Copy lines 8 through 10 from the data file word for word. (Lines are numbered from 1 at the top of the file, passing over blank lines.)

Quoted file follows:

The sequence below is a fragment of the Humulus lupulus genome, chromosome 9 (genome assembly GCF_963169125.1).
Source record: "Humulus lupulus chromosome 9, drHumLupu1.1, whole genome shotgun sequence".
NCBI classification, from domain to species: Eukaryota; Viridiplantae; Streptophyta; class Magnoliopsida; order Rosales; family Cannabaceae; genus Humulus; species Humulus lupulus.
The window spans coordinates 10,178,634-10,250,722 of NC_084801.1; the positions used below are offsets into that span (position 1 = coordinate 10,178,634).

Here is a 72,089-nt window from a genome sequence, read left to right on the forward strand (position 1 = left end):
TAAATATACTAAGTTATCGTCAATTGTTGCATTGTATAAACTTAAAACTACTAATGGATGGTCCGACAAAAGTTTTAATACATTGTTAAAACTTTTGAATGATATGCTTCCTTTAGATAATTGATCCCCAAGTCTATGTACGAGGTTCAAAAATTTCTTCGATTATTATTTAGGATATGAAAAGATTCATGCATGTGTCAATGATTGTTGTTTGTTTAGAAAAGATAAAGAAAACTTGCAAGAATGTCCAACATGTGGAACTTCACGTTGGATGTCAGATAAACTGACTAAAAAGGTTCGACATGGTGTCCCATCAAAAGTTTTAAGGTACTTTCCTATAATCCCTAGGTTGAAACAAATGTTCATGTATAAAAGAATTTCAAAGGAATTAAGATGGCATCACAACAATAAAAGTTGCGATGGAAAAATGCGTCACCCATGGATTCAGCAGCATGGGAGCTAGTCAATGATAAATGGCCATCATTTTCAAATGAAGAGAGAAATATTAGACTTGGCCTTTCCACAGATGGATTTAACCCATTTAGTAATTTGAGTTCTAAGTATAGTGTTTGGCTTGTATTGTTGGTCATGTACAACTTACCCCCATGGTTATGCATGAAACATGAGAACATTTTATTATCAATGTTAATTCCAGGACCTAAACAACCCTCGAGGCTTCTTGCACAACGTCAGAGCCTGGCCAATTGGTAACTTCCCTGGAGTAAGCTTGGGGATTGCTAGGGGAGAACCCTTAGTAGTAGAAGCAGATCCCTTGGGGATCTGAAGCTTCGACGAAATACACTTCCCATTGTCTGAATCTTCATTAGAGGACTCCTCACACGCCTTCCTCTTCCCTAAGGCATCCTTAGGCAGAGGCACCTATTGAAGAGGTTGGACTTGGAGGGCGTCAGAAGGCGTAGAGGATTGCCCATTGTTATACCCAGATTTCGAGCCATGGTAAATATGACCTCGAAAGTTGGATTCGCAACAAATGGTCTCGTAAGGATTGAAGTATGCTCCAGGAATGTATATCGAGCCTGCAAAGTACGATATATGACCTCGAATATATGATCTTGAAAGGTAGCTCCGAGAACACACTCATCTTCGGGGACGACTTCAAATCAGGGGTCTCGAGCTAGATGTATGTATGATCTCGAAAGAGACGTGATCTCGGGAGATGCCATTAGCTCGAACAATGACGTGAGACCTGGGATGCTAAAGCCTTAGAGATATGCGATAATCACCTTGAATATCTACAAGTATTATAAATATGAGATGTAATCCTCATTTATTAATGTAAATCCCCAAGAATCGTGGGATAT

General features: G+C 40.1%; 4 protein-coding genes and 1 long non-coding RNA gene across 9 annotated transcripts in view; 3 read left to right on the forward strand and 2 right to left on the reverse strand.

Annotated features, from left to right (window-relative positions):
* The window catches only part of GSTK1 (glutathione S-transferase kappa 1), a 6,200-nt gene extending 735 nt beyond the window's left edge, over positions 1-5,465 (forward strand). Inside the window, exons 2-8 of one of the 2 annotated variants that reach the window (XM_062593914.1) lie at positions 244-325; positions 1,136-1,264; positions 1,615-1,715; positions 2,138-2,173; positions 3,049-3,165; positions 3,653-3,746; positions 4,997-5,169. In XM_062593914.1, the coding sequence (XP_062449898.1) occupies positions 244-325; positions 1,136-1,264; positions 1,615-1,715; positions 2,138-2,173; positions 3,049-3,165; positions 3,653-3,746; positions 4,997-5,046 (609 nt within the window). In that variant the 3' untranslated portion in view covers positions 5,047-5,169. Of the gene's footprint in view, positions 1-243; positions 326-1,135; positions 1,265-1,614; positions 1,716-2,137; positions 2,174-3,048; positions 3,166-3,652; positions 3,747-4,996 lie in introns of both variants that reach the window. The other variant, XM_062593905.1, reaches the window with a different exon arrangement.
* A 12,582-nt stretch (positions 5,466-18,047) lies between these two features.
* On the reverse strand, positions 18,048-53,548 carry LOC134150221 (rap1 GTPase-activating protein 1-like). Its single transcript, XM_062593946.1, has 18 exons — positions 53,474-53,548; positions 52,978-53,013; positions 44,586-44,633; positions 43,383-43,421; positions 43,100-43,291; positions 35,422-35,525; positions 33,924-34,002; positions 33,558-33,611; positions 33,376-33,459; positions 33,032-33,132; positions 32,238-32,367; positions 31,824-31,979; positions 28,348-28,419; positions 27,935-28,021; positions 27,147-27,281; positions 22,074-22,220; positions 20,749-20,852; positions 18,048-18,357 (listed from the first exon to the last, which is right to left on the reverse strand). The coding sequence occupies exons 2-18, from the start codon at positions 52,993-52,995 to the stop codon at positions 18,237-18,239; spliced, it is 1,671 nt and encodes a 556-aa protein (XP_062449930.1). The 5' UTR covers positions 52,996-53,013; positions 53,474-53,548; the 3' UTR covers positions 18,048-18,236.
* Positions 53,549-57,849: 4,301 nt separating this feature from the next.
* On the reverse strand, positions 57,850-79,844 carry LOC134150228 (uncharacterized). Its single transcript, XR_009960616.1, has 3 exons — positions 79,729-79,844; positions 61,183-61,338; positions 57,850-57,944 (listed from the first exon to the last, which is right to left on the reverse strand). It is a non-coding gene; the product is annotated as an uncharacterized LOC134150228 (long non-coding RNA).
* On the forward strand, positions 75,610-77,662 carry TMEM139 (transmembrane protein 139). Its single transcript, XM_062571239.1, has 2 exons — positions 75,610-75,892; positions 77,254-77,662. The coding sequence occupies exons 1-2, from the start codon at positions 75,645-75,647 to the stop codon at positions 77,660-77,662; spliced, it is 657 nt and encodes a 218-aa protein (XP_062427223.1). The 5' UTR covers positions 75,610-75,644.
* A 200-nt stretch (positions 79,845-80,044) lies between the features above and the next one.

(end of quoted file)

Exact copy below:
Annotated features, from left to right (window-relative positions):
* The window catches only part of GSTK1 (glutathione S-transferase kappa 1), a 6,200-nt gene extending 735 nt beyond the window's left edge, over positions 1-5,465 (forward strand). Inside the window, exons 2-8 of one of the 2 annotated variants that reach the window (XM_062593914.1) lie at positions 244-325; positions 1,136-1,264; positions 1,615-1,715; positions 2,138-2,173; positions 3,049-3,165; positions 3,653-3,746; positions 4,997-5,169. In XM_062593914.1, the coding sequence (XP_062449898.1) occupies positions 244-325; positions 1,136-1,264; positions 1,615-1,715; positions 2,138-2,173; positions 3,049-3,165; positions 3,653-3,746; positions 4,997-5,046 (609 nt within the window). In that variant the 3' untranslated portion in view covers positions 5,047-5,169. Of the gene's footprint in view, positions 1-243; positions 326-1,135; positions 1,265-1,614; positions 1,716-2,137; positions 2,174-3,048; positions 3,166-3,652; positions 3,747-4,996 lie in introns of both variants that reach the window. The other variant, XM_062593905.1, reaches the window with a different exon arrangement.
* A 12,582-nt stretch (positions 5,466-18,047) lies between these two features.